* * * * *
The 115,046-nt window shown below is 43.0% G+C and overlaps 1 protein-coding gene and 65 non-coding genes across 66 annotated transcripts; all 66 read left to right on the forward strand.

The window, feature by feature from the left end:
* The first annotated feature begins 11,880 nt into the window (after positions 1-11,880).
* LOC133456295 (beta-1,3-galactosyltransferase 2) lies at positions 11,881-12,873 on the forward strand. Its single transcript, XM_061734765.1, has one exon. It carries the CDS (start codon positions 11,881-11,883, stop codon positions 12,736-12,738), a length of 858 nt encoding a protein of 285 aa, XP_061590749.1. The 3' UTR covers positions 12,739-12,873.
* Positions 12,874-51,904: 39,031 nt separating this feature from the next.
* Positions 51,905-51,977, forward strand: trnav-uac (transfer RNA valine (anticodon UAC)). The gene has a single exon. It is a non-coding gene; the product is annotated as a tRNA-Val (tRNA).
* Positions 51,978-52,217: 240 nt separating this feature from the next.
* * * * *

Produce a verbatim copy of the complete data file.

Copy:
The 115,046-nt window shown below is 43.0% G+C and overlaps 1 protein-coding gene and 65 non-coding genes across 66 annotated transcripts; all 66 read left to right on the forward strand.

The window, feature by feature from the left end:
* The first annotated feature begins 11,880 nt into the window (after positions 1-11,880).
* LOC133456295 (beta-1,3-galactosyltransferase 2) lies at positions 11,881-12,873 on the forward strand. Its single transcript, XM_061734765.1, has one exon. It carries the CDS (start codon positions 11,881-11,883, stop codon positions 12,736-12,738), a length of 858 nt encoding a protein of 285 aa, XP_061590749.1. The 3' UTR covers positions 12,739-12,873.
* Positions 12,874-51,904: 39,031 nt separating this feature from the next.
* Positions 51,905-51,977, forward strand: trnav-uac (transfer RNA valine (anticodon UAC)). The gene has a single exon. It is a non-coding gene; the product is annotated as a tRNA-Val (tRNA).
* Positions 51,978-52,217: 240 nt separating this feature from the next.